The Dobbs Wire: NO ability to resist stupid ideas

Sat, Nov 4, 2017 at 12:01 PM

Residency restrictions is the polite term for banishment laws that are on the books in many states and cities around the country.  The laws target people on the sex offense registry and are usually wreathed in child protection rhetoric.  Are they effective?   Investigative reporter Eric Dexheimer did some serious digging and has a story about Meadows Place, a Texas town that’s fixing to rip a resident right out of her own house.  His article has plenty more about how residency restrictions are used to run people out of town and keep them out while doing nothing to improve public safety.  Texas lawmakers were recently warned, “There’s a growing body of research that shows residency restrictions *increase* sex offender recidivism rates.” Still legislators in Texas and around the country keep passing these laws, apparently not enough of them have the ability to resist stupid, inhumane ideas.  Good luck to KJ and her legal eagle, Richard Gladden, and kudos to Eric Dexheimer and his editors at the Austin American-Statesman for some great journalism—have a look!    -Bill Dobbs, The Dobbs Wire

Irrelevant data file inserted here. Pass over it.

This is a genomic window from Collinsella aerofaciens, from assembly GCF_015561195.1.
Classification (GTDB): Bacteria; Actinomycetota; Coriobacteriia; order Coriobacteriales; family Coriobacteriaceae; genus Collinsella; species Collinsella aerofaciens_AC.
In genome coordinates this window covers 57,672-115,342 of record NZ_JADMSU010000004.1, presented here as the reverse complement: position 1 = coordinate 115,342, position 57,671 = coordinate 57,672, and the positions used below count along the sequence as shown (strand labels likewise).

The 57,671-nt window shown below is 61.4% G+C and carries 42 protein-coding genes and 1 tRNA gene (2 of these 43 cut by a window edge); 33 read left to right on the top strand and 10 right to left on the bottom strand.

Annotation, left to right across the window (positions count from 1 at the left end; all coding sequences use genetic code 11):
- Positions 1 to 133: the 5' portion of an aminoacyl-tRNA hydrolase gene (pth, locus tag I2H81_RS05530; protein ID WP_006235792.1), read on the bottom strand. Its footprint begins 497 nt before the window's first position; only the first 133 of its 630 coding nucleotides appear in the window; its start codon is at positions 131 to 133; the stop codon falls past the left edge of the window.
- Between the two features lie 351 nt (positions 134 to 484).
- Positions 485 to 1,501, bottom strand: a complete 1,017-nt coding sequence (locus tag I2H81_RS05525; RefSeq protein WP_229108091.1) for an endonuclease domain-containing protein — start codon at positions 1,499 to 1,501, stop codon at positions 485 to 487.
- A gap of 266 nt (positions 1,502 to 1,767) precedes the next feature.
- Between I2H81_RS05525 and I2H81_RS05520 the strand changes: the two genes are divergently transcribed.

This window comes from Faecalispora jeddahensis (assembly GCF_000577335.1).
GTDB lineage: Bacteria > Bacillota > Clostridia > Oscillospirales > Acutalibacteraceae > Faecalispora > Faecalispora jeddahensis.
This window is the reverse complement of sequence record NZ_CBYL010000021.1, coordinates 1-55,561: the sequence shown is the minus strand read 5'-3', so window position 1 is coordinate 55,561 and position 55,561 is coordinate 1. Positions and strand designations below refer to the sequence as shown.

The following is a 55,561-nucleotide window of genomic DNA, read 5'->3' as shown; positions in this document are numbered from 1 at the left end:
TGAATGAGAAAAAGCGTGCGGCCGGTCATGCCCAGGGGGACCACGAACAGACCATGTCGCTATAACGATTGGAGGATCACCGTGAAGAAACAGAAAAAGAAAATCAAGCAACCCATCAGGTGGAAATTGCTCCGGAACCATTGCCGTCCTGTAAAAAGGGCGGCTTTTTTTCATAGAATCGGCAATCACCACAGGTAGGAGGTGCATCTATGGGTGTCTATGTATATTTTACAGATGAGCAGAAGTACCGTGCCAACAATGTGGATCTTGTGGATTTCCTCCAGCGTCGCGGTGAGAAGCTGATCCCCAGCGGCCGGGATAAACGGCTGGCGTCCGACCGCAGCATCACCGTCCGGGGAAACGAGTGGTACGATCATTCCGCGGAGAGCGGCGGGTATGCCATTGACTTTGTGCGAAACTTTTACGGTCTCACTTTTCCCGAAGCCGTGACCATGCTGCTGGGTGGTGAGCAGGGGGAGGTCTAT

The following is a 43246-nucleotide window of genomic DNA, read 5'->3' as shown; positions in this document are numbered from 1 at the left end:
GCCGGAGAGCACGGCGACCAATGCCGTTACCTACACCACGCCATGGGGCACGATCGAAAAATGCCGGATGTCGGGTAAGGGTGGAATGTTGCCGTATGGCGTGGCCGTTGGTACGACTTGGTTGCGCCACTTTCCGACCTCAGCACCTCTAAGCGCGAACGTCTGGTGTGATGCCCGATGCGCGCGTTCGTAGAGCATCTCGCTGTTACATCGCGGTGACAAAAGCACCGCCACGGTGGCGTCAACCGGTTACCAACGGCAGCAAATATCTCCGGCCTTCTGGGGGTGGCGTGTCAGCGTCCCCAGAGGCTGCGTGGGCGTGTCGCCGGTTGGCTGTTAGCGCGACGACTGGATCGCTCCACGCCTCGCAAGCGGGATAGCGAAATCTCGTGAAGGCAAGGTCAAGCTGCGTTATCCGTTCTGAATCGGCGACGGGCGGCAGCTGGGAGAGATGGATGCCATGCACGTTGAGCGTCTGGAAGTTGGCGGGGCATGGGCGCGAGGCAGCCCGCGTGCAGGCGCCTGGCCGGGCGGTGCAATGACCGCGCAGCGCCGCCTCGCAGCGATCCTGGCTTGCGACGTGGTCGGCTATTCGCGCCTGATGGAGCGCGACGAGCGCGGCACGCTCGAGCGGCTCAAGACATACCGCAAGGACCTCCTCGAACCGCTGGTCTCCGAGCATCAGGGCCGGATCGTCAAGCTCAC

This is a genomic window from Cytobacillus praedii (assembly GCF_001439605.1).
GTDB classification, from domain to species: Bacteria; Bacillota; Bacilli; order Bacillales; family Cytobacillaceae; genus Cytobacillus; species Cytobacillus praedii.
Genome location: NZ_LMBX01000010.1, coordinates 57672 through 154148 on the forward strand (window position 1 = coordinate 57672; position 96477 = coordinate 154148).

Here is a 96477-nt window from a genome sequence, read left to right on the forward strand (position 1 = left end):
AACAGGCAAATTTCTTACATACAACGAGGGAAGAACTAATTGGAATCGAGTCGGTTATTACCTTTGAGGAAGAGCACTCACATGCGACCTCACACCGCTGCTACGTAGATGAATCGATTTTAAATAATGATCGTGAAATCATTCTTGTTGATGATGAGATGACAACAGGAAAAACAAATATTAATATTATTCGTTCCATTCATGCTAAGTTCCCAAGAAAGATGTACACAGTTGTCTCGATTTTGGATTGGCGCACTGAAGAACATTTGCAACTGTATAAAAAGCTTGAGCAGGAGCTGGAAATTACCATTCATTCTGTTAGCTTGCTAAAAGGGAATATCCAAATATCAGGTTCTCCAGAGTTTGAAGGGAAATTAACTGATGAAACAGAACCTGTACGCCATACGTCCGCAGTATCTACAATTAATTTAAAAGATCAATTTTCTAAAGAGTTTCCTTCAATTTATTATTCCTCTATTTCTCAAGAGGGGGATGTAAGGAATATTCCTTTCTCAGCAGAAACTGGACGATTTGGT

Austin American-Statesman | Nov. 4, 2017

Woman may be first sex offender evicted as towns adopt exclusion zones



By Eric Dexheimer


Residency restrictions reflect a belief that those convicted of sex offenses are uniquely dangerous and incapable of reform. As the number of registered sex offenders in Texas approaches 90,000, however, studies have found many of those assumptions to be false.


Studies show the vast majority of sex offenses are committed against family members or acquaintances, and that convicted sex offenders appear less likely to repeat their crime than those convicted of other offenses.  That means laws based on offenders grabbing random children off playgrounds have little practical effect on public safety.


“The research does not support that residency restrictions, or exclusion zones, have any beneficial impact on safety, or recidivism, or any other objective you’re trying to achieve here,” Michele Deitch, of the University of Texas’s LBJ School of Public Affairs, told state legislators this spring. “In fact, there’s a growing body of research that shows residency restrictions increase sex offender recidivism rates” by driving offenders away from family and other support systems.


Residency restrictions have been challenged in court in recent years. Massachusetts justices compared them to the internment of Japanese-Americans during World War II. Yet the fear of child sex predators persists, and many citizens support residency restrictions — the wider the better.  MORE:





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